In the City of Angels, Myra Flynn Takes a Big Step Forward | Music Feature | Seven Days | Vermont's Independent Voice

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In the City of Angels, Myra Flynn Takes a Big Step Forward


Published May 14, 2014 at 9:00 a.m.
Updated October 19, 2017 at 1:55 a.m.

  • Courtesy of ben sarle
  • Myra Flynn

As Myra Flynn describes it over the phone, her search for a producer for her next record sounds a little bit like speed dating.

"I've been working with one to two producers a day, doing some recording to get a feel for whether or not I have chemistry with them," Flynn says. But it may be the location of the studio hops rather than their pace that makes Flynn's latest adventure so notable. She's speaking from Los Angeles, the home base of her new management team, which is setting her up to cut a new record over the summer and promote it with touring and appearances after a fall release.

LA is the latest move up the professional ladder for Flynn, who grew up in Randolph and spent the better part of the last decade building a career in Vermont as a singer and songwriter — but not in the acoustic Americana vein of many of her compatriots. Instead, Flynn focused on increasingly polished explorations of neo-soul, producing three solo records between 2009 and 2013. Hardworking, determined and above all realistic, Flynn eventually came to the conclusion that if she wanted to go big with her career, staying in Vermont wasn't an option.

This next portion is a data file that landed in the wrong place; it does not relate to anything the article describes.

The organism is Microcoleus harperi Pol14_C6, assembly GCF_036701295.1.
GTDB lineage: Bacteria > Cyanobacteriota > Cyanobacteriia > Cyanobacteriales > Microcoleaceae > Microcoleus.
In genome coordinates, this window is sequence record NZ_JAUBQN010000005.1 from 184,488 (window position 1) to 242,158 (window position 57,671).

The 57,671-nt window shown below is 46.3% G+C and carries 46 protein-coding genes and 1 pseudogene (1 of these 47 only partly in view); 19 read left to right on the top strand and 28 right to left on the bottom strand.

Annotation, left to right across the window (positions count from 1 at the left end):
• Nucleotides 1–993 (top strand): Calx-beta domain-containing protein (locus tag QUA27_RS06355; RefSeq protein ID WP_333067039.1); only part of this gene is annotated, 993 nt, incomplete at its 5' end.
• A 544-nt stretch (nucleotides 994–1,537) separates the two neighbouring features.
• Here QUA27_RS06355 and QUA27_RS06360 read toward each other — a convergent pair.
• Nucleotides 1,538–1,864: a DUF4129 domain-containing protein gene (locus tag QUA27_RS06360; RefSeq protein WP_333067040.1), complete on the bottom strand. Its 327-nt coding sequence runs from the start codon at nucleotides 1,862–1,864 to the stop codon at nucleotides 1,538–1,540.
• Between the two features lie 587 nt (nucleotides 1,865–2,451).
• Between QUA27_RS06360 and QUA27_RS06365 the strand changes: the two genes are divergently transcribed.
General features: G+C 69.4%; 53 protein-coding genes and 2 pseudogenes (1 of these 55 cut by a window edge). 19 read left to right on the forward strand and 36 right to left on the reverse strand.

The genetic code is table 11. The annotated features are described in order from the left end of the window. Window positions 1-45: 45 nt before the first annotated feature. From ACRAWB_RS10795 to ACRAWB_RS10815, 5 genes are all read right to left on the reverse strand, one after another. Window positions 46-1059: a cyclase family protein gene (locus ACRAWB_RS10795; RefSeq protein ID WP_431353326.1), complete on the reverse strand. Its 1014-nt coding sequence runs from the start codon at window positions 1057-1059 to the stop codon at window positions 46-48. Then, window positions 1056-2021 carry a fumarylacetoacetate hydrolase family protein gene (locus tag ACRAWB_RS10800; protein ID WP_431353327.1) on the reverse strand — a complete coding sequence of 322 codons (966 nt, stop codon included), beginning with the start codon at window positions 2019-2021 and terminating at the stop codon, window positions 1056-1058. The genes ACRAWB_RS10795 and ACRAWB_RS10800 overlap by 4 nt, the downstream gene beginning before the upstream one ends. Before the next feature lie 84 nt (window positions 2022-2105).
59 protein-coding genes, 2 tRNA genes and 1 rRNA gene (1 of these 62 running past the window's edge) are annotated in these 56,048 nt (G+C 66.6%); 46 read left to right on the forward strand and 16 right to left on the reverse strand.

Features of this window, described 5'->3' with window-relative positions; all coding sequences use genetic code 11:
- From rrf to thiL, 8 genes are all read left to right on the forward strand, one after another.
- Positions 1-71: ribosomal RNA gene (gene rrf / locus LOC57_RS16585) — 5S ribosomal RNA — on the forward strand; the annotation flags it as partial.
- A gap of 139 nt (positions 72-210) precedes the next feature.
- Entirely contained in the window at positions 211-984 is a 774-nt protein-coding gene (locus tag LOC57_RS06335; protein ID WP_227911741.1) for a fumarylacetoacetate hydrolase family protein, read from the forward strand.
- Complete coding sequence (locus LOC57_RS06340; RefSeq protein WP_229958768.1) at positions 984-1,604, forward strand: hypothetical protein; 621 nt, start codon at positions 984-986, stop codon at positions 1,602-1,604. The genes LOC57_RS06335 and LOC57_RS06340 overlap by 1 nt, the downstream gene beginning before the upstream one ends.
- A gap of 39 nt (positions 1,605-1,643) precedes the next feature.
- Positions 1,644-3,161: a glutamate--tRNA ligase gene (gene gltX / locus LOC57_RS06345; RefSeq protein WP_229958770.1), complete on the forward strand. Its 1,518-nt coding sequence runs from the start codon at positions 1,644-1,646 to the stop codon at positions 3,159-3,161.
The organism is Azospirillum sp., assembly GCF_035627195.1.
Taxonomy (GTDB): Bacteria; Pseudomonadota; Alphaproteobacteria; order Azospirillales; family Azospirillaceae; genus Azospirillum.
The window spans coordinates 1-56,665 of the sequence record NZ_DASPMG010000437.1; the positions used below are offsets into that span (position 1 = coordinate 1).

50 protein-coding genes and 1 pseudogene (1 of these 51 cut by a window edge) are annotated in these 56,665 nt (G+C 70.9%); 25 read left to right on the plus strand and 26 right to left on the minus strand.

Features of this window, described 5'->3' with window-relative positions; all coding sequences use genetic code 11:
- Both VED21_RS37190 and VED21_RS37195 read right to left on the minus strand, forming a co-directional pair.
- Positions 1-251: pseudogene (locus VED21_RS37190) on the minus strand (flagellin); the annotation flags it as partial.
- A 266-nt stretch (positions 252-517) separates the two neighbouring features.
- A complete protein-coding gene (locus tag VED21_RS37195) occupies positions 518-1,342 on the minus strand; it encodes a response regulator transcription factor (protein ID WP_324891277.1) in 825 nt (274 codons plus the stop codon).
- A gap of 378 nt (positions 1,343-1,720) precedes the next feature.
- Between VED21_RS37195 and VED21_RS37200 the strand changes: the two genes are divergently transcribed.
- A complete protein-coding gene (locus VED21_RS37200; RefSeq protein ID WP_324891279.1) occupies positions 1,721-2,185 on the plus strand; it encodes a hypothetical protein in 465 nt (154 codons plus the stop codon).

In 2011, Flynn made the move to Brooklyn. The relocation meant the chance to jump full-on into the East Coast's most vibrant music scene and get a bit closer to the national media spotlight. But, says Flynn, Brooklyn also forced her to step up her game.

"The challenging nature of being lost in the city and being up against people who are really great musicians was important," she says. "Trying to rise above that level was something I needed and really appreciated. Not that there weren't challenges in Vermont, as well. But I needed to go to Brooklyn to get to the next step."